If you live in the United States, you're probably (I hope!) aware that a very important election is just around the corner. In just about a month, US citizens will be voting to either extend the office of the incumbent, President Barack Obama for another term or to welcome former Massachusetts governor,Mitt Romney, as our 45th president. As the election heats up, so do the conversations surrounding them and you're likely to hear people talking about it everywhere: at restaurants, on Twitter, and even at work.
Now, in general, I believe politics is a topic that should generally be avoided in professional environments and on social media unless, of course, you work in politics (but even then for the sake of keeping friends, I recommend not flooding your Facebook feed with political posts). But you may find that the topic comes up with the coworkers at lunch and you want to throw your two cents into the conversation. If you're going to discuss politics at work or anywhere, really, you should watch how you present your opinion.
For example, something I've noticed a lot of people saying/posting recently goes something like this: "Did you see Candidate A's speech last night? I can't believe anyone would be so stupid as to vote for that guy!"
I've had that said at a discussion during lunch at work where the political candidate was not the one I was in favor of and I had to bite my tongue not to say something like "So you think I'm stupid?". I think the problem is that many people consider themselves to be intelligent, well-informed people and I see nothing wrong with that however the mistake comes in assuming that all other intelligent, well-informed people must share similar opinions.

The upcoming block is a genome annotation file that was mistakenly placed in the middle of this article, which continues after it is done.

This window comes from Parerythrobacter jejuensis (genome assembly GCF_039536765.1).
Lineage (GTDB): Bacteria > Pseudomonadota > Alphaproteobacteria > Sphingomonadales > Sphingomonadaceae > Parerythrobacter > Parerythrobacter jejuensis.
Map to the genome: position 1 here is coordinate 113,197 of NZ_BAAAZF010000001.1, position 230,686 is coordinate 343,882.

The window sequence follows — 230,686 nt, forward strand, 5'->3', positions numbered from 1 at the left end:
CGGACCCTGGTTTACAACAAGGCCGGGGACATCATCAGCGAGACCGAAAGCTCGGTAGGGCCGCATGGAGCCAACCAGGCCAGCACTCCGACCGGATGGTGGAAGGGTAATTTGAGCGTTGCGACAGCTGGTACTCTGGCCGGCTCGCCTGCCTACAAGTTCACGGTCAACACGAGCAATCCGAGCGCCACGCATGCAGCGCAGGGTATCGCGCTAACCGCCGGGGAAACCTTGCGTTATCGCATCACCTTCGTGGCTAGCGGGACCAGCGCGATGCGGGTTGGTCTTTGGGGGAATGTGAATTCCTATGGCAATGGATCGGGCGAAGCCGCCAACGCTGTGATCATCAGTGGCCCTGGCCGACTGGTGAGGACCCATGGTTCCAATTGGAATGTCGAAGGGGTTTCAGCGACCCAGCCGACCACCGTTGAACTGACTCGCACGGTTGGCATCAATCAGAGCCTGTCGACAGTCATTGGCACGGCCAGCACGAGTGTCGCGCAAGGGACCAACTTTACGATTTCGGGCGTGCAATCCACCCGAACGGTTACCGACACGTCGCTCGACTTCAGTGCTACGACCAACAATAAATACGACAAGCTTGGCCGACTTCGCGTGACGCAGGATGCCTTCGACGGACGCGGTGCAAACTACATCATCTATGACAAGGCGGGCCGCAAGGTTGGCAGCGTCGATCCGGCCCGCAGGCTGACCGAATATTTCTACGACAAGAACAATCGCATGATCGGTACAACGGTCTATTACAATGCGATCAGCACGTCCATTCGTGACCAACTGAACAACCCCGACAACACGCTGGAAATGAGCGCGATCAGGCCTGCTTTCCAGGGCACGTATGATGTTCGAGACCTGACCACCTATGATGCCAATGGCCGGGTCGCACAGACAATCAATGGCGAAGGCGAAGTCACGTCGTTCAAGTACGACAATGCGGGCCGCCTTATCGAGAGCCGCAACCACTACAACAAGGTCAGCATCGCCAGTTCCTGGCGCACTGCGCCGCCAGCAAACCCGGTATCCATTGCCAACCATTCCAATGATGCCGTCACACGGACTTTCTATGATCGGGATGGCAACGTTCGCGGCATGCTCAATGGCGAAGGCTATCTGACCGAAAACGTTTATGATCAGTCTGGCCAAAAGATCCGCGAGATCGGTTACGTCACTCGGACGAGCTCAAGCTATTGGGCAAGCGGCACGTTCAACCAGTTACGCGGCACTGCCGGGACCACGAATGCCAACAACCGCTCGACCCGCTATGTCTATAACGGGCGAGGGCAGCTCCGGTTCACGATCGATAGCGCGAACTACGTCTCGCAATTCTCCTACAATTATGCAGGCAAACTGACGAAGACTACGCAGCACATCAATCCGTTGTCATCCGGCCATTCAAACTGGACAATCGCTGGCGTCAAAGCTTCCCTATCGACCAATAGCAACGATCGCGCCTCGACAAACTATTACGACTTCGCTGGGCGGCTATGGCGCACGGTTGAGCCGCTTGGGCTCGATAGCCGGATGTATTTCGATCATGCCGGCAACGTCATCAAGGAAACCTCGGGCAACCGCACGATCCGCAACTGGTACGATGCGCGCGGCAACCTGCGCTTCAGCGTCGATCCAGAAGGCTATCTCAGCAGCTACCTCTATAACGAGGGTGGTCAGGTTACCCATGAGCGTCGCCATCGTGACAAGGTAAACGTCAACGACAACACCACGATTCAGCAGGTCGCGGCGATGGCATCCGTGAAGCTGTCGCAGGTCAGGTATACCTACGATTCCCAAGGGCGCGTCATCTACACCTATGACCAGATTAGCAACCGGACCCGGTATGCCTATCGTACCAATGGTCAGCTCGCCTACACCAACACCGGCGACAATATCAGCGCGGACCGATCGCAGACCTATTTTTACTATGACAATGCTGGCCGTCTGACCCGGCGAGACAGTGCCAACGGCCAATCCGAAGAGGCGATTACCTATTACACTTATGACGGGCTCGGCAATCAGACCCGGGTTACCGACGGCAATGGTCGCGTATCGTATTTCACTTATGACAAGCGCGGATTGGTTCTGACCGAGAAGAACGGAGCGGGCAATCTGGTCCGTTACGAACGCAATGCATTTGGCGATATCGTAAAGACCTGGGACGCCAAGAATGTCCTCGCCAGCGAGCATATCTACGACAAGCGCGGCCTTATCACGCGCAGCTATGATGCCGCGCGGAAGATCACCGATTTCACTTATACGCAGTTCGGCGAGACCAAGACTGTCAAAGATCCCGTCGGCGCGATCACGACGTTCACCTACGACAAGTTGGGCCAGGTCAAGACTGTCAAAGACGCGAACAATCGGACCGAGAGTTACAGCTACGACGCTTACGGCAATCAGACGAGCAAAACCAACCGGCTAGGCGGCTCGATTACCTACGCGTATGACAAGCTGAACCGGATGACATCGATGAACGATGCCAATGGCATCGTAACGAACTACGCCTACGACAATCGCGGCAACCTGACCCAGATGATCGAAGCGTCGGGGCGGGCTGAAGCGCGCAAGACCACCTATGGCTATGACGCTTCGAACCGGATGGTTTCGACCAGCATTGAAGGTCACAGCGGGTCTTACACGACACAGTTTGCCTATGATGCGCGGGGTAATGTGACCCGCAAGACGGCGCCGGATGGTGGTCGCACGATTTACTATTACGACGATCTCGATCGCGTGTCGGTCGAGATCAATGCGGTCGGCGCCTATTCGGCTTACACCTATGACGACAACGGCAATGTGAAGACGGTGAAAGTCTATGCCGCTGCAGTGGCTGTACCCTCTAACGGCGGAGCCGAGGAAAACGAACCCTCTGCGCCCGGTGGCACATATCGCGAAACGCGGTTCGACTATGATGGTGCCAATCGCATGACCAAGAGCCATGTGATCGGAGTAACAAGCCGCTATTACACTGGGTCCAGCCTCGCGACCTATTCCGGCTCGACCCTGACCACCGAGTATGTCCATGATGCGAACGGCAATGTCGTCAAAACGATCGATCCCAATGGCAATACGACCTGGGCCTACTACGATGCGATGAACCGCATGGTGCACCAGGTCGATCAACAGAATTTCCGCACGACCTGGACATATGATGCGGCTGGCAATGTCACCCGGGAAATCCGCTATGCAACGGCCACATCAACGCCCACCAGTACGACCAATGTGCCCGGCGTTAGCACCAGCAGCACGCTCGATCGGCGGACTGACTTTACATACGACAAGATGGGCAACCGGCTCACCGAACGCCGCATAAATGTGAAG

Maybe I'm naive to think so but I like to go off of the assumption that there are extremely smart and well-educated people on both sides of highly-debated arguments. Are there stupid, ignorant people on both sides as well? Absolutely. But you shouldn't throw around insults off of a flimsy assumption that you're in like-minded company. If you want to discuss your opinion, present your case, but don't name-call people who disagree with you. You never know who you might be offending and who may just sit there silently in order to save you both from embarrassment.
I'll say it again: there are extremely intelligent people on both sides of an argument. We're not talking about math where the answer is irrefutable. We're talking about politics, a social science. If it were a true science, our leaders would be selected based on tested and proven scientific laws and not by people's opinions.